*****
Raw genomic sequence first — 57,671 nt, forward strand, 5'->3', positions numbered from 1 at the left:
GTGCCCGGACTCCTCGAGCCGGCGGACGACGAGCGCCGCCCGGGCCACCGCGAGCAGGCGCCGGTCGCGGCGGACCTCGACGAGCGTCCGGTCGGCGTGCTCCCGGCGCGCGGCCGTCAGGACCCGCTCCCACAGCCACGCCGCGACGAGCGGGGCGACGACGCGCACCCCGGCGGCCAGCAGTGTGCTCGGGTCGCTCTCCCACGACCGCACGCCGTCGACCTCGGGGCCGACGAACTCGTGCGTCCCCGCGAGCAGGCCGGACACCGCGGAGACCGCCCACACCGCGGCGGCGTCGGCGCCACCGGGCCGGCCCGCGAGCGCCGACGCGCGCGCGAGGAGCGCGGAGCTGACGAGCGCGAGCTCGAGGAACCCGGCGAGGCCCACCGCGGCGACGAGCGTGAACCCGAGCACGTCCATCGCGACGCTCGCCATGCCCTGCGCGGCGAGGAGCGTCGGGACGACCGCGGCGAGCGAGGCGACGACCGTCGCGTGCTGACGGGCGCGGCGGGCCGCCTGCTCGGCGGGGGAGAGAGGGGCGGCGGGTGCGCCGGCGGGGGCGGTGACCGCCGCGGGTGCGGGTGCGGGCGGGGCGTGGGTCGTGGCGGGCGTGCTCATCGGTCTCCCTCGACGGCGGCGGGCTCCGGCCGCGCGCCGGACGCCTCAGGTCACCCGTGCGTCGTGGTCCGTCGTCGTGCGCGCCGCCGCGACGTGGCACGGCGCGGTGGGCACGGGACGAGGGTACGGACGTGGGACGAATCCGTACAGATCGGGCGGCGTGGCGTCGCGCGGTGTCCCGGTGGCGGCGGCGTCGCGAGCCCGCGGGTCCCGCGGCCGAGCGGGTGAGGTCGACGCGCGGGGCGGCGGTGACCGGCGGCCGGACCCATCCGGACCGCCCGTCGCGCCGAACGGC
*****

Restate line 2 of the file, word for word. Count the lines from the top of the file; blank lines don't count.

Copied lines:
GTGCCCGGACTCCTCGAGCCGGCGGACGACGAGCGCCGCCCGGGCCACCGCGAGCAGGCGCCGGTCGCGGCGGACCTCGACGAGCGTCCGGTCGGCGTGCTCCCGGCGCGCGGCCGTCAGGACCCGCTCCCACAGCCACGCCGCGACGAGCGGGGCGACGACGCGCACCCCGGCGGCCAGCAGTGTGCTCGGGTCGCTCTCCCACGACCGCACGCCGTCGACCTCGGGGCCGACGAACTCGTGCGTCCCCGCGAGCAGGCCGGACACCGCGGAGACCGCCCACACCGCGGCGGCGTCGGCGCCACCGGGCCGGCCCGCGAGCGCCGACGCGCGCGCGAGGAGCGCGGAGCTGACGAGCGCGAGCTCGAGGAACCCGGCGAGGCCCACCGCGGCGACGAGCGTGAACCCGAGCACGTCCATCGCGACGCTCGCCATGCCCTGCGCGGCGAGGAGCGTCGGGACGACCGCGGCGAGCGAGGCGACGACCGTCGCGTGCTGACGGGCGCGGCGGGCCGCCTGCTCGGCGGGGGAGAGAGGGGCGGCGGGTGCGCCGGCGGGGGCGGTGACCGCCGCGGGTGCGGGTGCGGGCGGGGCGTGGGTCGTGGCGGGCGTGCTCATCGGTCTCCCTCGACGGCGGCGGGCTCCGGCCGCGCGCCGGACGCCTCAGGTCACCCGTGCGTCGTGGTCCGTCGTCGTGCGCGCCGCCGCGACGTGGCACGGCGCGGTGGGCACGGGACGAGGGTACGGACGTGGGACGAATCCGTACAGATCGGGCGGCGTGGCGTCGCGCGGTGTCCCGGTGGCGGCGGCGTCGCGAGCCCGCGGGTCCCGCGGCCGAGCGGGTGAGGTCGACGCGCGGGGCGGCGGTGACCGGCGGCCGGACCCATCCGGACCGCCCGTCGCGCCGAACGGC